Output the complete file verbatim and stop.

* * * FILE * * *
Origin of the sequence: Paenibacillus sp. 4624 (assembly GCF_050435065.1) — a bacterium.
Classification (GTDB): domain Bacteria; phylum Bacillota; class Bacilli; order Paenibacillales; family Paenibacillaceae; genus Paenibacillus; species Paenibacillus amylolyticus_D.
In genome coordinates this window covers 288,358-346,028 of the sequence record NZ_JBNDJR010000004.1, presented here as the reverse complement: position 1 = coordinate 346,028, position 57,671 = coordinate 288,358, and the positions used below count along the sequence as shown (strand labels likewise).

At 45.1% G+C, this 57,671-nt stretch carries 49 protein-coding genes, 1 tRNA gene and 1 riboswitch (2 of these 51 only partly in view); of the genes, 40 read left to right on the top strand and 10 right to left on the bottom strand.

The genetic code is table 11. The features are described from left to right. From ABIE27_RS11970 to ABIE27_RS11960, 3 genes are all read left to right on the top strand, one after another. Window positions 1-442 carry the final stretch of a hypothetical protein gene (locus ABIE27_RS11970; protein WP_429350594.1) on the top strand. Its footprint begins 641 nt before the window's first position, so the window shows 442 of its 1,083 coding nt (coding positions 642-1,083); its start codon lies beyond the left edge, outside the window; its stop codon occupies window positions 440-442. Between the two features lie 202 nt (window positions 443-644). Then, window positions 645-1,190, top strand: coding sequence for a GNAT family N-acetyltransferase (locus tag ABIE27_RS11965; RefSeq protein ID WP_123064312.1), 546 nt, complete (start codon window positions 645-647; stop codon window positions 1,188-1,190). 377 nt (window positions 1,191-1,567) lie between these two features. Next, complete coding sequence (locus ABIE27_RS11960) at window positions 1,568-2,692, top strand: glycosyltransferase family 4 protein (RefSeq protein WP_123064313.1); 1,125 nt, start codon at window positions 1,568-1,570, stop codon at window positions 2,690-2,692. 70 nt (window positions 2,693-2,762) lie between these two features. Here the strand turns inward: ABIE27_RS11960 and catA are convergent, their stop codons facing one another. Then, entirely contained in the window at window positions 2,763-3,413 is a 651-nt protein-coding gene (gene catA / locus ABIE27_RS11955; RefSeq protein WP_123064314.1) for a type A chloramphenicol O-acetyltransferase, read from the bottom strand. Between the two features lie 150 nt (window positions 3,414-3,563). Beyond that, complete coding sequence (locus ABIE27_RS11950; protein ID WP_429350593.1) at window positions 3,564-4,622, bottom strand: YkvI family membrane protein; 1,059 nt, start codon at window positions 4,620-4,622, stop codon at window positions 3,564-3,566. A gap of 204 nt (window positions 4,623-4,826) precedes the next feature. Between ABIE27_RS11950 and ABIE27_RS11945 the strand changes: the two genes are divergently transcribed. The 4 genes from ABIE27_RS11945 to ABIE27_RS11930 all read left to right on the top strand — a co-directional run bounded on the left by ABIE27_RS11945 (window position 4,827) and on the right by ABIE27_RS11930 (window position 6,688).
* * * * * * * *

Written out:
Origin of the sequence: Paenibacillus sp. 4624 (assembly GCF_050435065.1) — a bacterium.
Classification (GTDB): domain Bacteria; phylum Bacillota; class Bacilli; order Paenibacillales; family Paenibacillaceae; genus Paenibacillus; species Paenibacillus amylolyticus_D.
In genome coordinates this window covers 288,358-346,028 of the sequence record NZ_JBNDJR010000004.1, presented here as the reverse complement: position 1 = coordinate 346,028, position 57,671 = coordinate 288,358, and the positions used below count along the sequence as shown (strand labels likewise).

At 45.1% G+C, this 57,671-nt stretch carries 49 protein-coding genes, 1 tRNA gene and 1 riboswitch (2 of these 51 only partly in view); of the genes, 40 read left to right on the top strand and 10 right to left on the bottom strand.

The genetic code is table 11. The features are described from left to right. From ABIE27_RS11970 to ABIE27_RS11960, 3 genes are all read left to right on the top strand, one after another. Window positions 1-442 carry the final stretch of a hypothetical protein gene (locus ABIE27_RS11970; protein WP_429350594.1) on the top strand. Its footprint begins 641 nt before the window's first position, so the window shows 442 of its 1,083 coding nt (coding positions 642-1,083); its start codon lies beyond the left edge, outside the window; its stop codon occupies window positions 440-442. Between the two features lie 202 nt (window positions 443-644). Then, window positions 645-1,190, top strand: coding sequence for a GNAT family N-acetyltransferase (locus tag ABIE27_RS11965; RefSeq protein ID WP_123064312.1), 546 nt, complete (start codon window positions 645-647; stop codon window positions 1,188-1,190). 377 nt (window positions 1,191-1,567) lie between these two features. Next, complete coding sequence (locus ABIE27_RS11960) at window positions 1,568-2,692, top strand: glycosyltransferase family 4 protein (RefSeq protein WP_123064313.1); 1,125 nt, start codon at window positions 1,568-1,570, stop codon at window positions 2,690-2,692. 70 nt (window positions 2,693-2,762) lie between these two features. Here the strand turns inward: ABIE27_RS11960 and catA are convergent, their stop codons facing one another. Then, entirely contained in the window at window positions 2,763-3,413 is a 651-nt protein-coding gene (gene catA / locus ABIE27_RS11955; RefSeq protein WP_123064314.1) for a type A chloramphenicol O-acetyltransferase, read from the bottom strand. Between the two features lie 150 nt (window positions 3,414-3,563). Beyond that, complete coding sequence (locus ABIE27_RS11950; protein ID WP_429350593.1) at window positions 3,564-4,622, bottom strand: YkvI family membrane protein; 1,059 nt, start codon at window positions 4,620-4,622, stop codon at window positions 3,564-3,566. A gap of 204 nt (window positions 4,623-4,826) precedes the next feature. Between ABIE27_RS11950 and ABIE27_RS11945 the strand changes: the two genes are divergently transcribed. The 4 genes from ABIE27_RS11945 to ABIE27_RS11930 all read left to right on the top strand — a co-directional run bounded on the left by ABIE27_RS11945 (window position 4,827) and on the right by ABIE27_RS11930 (window position 6,688).